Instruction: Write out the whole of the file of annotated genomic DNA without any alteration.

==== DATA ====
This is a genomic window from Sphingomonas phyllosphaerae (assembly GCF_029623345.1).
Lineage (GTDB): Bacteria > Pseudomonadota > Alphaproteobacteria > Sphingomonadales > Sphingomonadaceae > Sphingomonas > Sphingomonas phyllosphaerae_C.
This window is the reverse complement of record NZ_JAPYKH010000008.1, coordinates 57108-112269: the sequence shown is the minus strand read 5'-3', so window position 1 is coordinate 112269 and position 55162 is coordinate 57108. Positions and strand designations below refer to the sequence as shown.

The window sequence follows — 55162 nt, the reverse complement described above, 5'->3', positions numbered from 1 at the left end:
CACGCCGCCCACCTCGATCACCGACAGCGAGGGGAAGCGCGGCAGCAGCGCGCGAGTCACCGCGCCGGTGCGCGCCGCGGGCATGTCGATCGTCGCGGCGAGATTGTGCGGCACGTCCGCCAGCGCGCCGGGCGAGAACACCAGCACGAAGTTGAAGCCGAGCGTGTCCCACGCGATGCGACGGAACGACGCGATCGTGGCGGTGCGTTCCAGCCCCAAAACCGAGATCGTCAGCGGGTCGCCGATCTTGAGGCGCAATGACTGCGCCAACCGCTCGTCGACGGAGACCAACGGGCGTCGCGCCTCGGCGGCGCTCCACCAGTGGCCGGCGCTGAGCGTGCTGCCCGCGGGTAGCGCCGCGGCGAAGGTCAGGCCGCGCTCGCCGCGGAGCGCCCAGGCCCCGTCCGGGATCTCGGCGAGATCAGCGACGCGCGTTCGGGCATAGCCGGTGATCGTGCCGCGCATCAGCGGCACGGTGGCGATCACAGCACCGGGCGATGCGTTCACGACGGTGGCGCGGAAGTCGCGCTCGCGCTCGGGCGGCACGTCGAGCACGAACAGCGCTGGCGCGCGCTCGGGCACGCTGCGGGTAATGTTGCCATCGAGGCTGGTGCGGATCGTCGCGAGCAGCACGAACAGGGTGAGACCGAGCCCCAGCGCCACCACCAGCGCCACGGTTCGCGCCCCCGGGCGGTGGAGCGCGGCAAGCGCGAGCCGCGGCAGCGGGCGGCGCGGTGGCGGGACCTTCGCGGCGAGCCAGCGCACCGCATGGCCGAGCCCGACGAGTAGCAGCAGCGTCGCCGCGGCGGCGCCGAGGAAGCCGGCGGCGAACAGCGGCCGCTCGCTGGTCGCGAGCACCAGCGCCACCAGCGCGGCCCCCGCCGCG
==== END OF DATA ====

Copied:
This is a genomic window from Sphingomonas phyllosphaerae (assembly GCF_029623345.1).
Lineage (GTDB): Bacteria > Pseudomonadota > Alphaproteobacteria > Sphingomonadales > Sphingomonadaceae > Sphingomonas > Sphingomonas phyllosphaerae_C.
This window is the reverse complement of record NZ_JAPYKH010000008.1, coordinates 57108-112269: the sequence shown is the minus strand read 5'-3', so window position 1 is coordinate 112269 and position 55162 is coordinate 57108. Positions and strand designations below refer to the sequence as shown.

The window sequence follows — 55162 nt, the reverse complement described above, 5'->3', positions numbered from 1 at the left end:
CACGCCGCCCACCTCGATCACCGACAGCGAGGGGAAGCGCGGCAGCAGCGCGCGAGTCACCGCGCCGGTGCGCGCCGCGGGCATGTCGATCGTCGCGGCGAGATTGTGCGGCACGTCCGCCAGCGCGCCGGGCGAGAACACCAGCACGAAGTTGAAGCCGAGCGTGTCCCACGCGATGCGACGGAACGACGCGATCGTGGCGGTGCGTTCCAGCCCCAAAACCGAGATCGTCAGCGGGTCGCCGATCTTGAGGCGCAATGACTGCGCCAACCGCTCGTCGACGGAGACCAACGGGCGTCGCGCCTCGGCGGCGCTCCACCAGTGGCCGGCGCTGAGCGTGCTGCCCGCGGGTAGCGCCGCGGCGAAGGTCAGGCCGCGCTCGCCGCGGAGCGCCCAGGCCCCGTCCGGGATCTCGGCGAGATCAGCGACGCGCGTTCGGGCATAGCCGGTGATCGTGCCGCGCATCAGCGGCACGGTGGCGATCACAGCACCGGGCGATGCGTTCACGACGGTGGCGCGGAAGTCGCGCTCGCGCTCGGGCGGCACGTCGAGCACGAACAGCGCTGGCGCGCGCTCGGGCACGCTGCGGGTAATGTTGCCATCGAGGCTGGTGCGGATCGTCGCGAGCAGCACGAACAGGGTGAGACCGAGCCCCAGCGCCACCACCAGCGCCACGGTTCGCGCCCCCGGGCGGTGGAGCGCGGCAAGCGCGAGCCGCGGCAGCGGGCGGCGCGGTGGCGGGACCTTCGCGGCGAGCCAGCGCACCGCATGGCCGAGCCCGACGAGTAGCAGCAGCGTCGCCGCGGCGGCGCCGAGGAAGCCGGCGGCGAACAGCGGCCGCTCGCTGGTCGCGAGCACCAGCGCCACCAGCGCGGCCCCCGCCGCG